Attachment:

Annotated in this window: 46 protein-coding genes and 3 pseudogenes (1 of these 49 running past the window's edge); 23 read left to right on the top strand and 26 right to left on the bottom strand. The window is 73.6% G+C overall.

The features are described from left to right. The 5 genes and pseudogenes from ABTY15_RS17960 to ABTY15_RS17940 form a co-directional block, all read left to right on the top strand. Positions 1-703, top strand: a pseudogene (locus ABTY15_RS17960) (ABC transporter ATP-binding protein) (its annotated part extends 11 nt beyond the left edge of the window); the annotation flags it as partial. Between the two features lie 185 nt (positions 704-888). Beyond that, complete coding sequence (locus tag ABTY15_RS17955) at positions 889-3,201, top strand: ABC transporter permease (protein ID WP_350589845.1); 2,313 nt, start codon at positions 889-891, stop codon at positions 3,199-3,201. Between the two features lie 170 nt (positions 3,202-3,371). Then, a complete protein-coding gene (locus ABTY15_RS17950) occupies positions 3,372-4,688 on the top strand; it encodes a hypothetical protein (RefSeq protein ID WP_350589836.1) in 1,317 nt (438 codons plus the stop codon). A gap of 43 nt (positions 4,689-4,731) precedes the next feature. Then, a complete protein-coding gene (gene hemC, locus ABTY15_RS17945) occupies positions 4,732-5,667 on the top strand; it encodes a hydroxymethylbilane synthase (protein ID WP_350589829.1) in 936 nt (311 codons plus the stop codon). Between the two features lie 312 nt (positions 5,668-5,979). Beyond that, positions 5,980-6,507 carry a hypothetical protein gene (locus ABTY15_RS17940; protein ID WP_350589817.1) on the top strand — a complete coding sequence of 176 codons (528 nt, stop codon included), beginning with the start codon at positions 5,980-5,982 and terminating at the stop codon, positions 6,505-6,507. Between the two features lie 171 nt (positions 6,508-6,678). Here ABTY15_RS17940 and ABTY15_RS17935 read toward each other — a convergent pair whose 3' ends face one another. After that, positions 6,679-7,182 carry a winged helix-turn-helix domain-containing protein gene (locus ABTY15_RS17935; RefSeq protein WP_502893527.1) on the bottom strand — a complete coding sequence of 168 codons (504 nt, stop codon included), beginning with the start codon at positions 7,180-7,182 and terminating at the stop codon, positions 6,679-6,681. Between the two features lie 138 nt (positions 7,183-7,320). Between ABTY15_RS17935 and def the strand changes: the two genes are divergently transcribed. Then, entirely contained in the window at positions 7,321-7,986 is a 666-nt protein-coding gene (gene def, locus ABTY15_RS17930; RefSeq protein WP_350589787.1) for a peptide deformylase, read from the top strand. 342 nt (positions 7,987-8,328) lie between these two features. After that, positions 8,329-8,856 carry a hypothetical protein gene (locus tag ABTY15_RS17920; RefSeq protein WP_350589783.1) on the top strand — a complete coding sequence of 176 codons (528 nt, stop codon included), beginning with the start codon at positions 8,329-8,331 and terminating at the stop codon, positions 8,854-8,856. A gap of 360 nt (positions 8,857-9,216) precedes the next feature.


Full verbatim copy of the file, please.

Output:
Annotated in this window: 46 protein-coding genes and 3 pseudogenes (1 of these 49 running past the window's edge); 23 read left to right on the top strand and 26 right to left on the bottom strand. The window is 73.6% G+C overall.

The features are described from left to right. The 5 genes and pseudogenes from ABTY15_RS17960 to ABTY15_RS17940 form a co-directional block, all read left to right on the top strand. Positions 1-703, top strand: a pseudogene (locus ABTY15_RS17960) (ABC transporter ATP-binding protein) (its annotated part extends 11 nt beyond the left edge of the window); the annotation flags it as partial. Between the two features lie 185 nt (positions 704-888). Beyond that, complete coding sequence (locus tag ABTY15_RS17955) at positions 889-3,201, top strand: ABC transporter permease (protein ID WP_350589845.1); 2,313 nt, start codon at positions 889-891, stop codon at positions 3,199-3,201. Between the two features lie 170 nt (positions 3,202-3,371). Then, a complete protein-coding gene (locus ABTY15_RS17950) occupies positions 3,372-4,688 on the top strand; it encodes a hypothetical protein (RefSeq protein ID WP_350589836.1) in 1,317 nt (438 codons plus the stop codon). A gap of 43 nt (positions 4,689-4,731) precedes the next feature. Then, a complete protein-coding gene (gene hemC, locus ABTY15_RS17945) occupies positions 4,732-5,667 on the top strand; it encodes a hydroxymethylbilane synthase (protein ID WP_350589829.1) in 936 nt (311 codons plus the stop codon). Between the two features lie 312 nt (positions 5,668-5,979). Beyond that, positions 5,980-6,507 carry a hypothetical protein gene (locus ABTY15_RS17940; protein ID WP_350589817.1) on the top strand — a complete coding sequence of 176 codons (528 nt, stop codon included), beginning with the start codon at positions 5,980-5,982 and terminating at the stop codon, positions 6,505-6,507. Between the two features lie 171 nt (positions 6,508-6,678). Here ABTY15_RS17940 and ABTY15_RS17935 read toward each other — a convergent pair whose 3' ends face one another. After that, positions 6,679-7,182 carry a winged helix-turn-helix domain-containing protein gene (locus ABTY15_RS17935; RefSeq protein WP_502893527.1) on the bottom strand — a complete coding sequence of 168 codons (504 nt, stop codon included), beginning with the start codon at positions 7,180-7,182 and terminating at the stop codon, positions 6,679-6,681. Between the two features lie 138 nt (positions 7,183-7,320). Between ABTY15_RS17935 and def the strand changes: the two genes are divergently transcribed. Then, entirely contained in the window at positions 7,321-7,986 is a 666-nt protein-coding gene (gene def, locus ABTY15_RS17930; RefSeq protein WP_350589787.1) for a peptide deformylase, read from the top strand. 342 nt (positions 7,987-8,328) lie between these two features. After that, positions 8,329-8,856 carry a hypothetical protein gene (locus tag ABTY15_RS17920; RefSeq protein WP_350589783.1) on the top strand — a complete coding sequence of 176 codons (528 nt, stop codon included), beginning with the start codon at positions 8,329-8,331 and terminating at the stop codon, positions 8,854-8,856. A gap of 360 nt (positions 8,857-9,216) precedes the next feature.